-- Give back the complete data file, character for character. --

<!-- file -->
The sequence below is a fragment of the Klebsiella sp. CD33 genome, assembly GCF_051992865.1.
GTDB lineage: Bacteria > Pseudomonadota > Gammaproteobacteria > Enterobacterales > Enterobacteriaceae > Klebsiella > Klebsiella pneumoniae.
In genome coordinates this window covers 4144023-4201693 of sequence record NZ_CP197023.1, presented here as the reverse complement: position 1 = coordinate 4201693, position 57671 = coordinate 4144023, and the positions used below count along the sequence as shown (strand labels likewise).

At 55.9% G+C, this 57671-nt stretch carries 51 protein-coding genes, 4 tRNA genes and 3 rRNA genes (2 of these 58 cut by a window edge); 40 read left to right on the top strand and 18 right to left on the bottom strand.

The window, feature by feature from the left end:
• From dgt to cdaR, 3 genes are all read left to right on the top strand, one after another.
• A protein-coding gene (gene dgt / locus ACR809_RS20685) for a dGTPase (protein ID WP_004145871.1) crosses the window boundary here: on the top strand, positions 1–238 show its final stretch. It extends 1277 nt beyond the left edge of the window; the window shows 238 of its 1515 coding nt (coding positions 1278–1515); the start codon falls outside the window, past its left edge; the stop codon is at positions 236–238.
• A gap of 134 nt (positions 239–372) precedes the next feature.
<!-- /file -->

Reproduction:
The sequence below is a fragment of the Klebsiella sp. CD33 genome, assembly GCF_051992865.1.
GTDB lineage: Bacteria > Pseudomonadota > Gammaproteobacteria > Enterobacterales > Enterobacteriaceae > Klebsiella > Klebsiella pneumoniae.
In genome coordinates this window covers 4144023-4201693 of sequence record NZ_CP197023.1, presented here as the reverse complement: position 1 = coordinate 4201693, position 57671 = coordinate 4144023, and the positions used below count along the sequence as shown (strand labels likewise).

At 55.9% G+C, this 57671-nt stretch carries 51 protein-coding genes, 4 tRNA genes and 3 rRNA genes (2 of these 58 cut by a window edge); 40 read left to right on the top strand and 18 right to left on the bottom strand.

The window, feature by feature from the left end:
• From dgt to cdaR, 3 genes are all read left to right on the top strand, one after another.
• A protein-coding gene (gene dgt / locus ACR809_RS20685) for a dGTPase (protein ID WP_004145871.1) crosses the window boundary here: on the top strand, positions 1–238 show its final stretch. It extends 1277 nt beyond the left edge of the window; the window shows 238 of its 1515 coding nt (coding positions 1278–1515); the start codon falls outside the window, past its left edge; the stop codon is at positions 236–238.
• A gap of 134 nt (positions 239–372) precedes the next feature.